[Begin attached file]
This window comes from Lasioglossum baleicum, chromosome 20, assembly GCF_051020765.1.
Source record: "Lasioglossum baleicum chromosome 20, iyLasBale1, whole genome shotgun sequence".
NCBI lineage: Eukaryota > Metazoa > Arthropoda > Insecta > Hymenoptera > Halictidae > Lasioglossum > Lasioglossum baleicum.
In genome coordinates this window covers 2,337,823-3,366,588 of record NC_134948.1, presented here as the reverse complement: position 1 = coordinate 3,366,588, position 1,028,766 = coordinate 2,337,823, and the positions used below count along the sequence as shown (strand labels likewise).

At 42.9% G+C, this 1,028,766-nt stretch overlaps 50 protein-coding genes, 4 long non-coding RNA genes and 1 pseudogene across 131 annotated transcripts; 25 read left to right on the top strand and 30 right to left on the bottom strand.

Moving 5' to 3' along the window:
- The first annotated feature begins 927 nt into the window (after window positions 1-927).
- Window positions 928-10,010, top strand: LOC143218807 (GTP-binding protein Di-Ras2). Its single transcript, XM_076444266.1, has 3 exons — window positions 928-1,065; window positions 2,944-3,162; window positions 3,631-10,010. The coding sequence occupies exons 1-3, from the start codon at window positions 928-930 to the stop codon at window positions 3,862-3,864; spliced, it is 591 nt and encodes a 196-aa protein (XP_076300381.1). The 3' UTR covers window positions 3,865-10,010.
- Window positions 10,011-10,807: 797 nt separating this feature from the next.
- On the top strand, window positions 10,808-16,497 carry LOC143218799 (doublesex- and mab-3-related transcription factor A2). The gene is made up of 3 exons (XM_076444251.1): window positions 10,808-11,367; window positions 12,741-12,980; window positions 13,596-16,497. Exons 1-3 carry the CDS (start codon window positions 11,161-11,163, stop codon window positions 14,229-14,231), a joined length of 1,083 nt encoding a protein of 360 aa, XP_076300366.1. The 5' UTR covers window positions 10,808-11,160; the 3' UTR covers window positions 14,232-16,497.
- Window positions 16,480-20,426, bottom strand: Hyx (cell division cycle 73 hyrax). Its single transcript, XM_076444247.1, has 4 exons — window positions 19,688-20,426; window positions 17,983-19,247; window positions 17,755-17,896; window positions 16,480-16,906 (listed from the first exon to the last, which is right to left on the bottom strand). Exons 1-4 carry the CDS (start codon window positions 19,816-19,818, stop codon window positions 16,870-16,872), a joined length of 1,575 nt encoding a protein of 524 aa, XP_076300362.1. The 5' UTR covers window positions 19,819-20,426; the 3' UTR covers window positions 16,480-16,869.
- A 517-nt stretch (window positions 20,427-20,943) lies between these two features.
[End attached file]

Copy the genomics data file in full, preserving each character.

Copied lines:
This window comes from Lasioglossum baleicum, chromosome 20, assembly GCF_051020765.1.
Source record: "Lasioglossum baleicum chromosome 20, iyLasBale1, whole genome shotgun sequence".
NCBI lineage: Eukaryota > Metazoa > Arthropoda > Insecta > Hymenoptera > Halictidae > Lasioglossum > Lasioglossum baleicum.
In genome coordinates this window covers 2,337,823-3,366,588 of record NC_134948.1, presented here as the reverse complement: position 1 = coordinate 3,366,588, position 1,028,766 = coordinate 2,337,823, and the positions used below count along the sequence as shown (strand labels likewise).

At 42.9% G+C, this 1,028,766-nt stretch overlaps 50 protein-coding genes, 4 long non-coding RNA genes and 1 pseudogene across 131 annotated transcripts; 25 read left to right on the top strand and 30 right to left on the bottom strand.

Moving 5' to 3' along the window:
- The first annotated feature begins 927 nt into the window (after window positions 1-927).
- Window positions 928-10,010, top strand: LOC143218807 (GTP-binding protein Di-Ras2). Its single transcript, XM_076444266.1, has 3 exons — window positions 928-1,065; window positions 2,944-3,162; window positions 3,631-10,010. The coding sequence occupies exons 1-3, from the start codon at window positions 928-930 to the stop codon at window positions 3,862-3,864; spliced, it is 591 nt and encodes a 196-aa protein (XP_076300381.1). The 3' UTR covers window positions 3,865-10,010.
- Window positions 10,011-10,807: 797 nt separating this feature from the next.
- On the top strand, window positions 10,808-16,497 carry LOC143218799 (doublesex- and mab-3-related transcription factor A2). The gene is made up of 3 exons (XM_076444251.1): window positions 10,808-11,367; window positions 12,741-12,980; window positions 13,596-16,497. Exons 1-3 carry the CDS (start codon window positions 11,161-11,163, stop codon window positions 14,229-14,231), a joined length of 1,083 nt encoding a protein of 360 aa, XP_076300366.1. The 5' UTR covers window positions 10,808-11,160; the 3' UTR covers window positions 14,232-16,497.
- Window positions 16,480-20,426, bottom strand: Hyx (cell division cycle 73 hyrax). Its single transcript, XM_076444247.1, has 4 exons — window positions 19,688-20,426; window positions 17,983-19,247; window positions 17,755-17,896; window positions 16,480-16,906 (listed from the first exon to the last, which is right to left on the bottom strand). Exons 1-4 carry the CDS (start codon window positions 19,816-19,818, stop codon window positions 16,870-16,872), a joined length of 1,575 nt encoding a protein of 524 aa, XP_076300362.1. The 5' UTR covers window positions 19,819-20,426; the 3' UTR covers window positions 16,480-16,869.
- A 517-nt stretch (window positions 20,427-20,943) lies between these two features.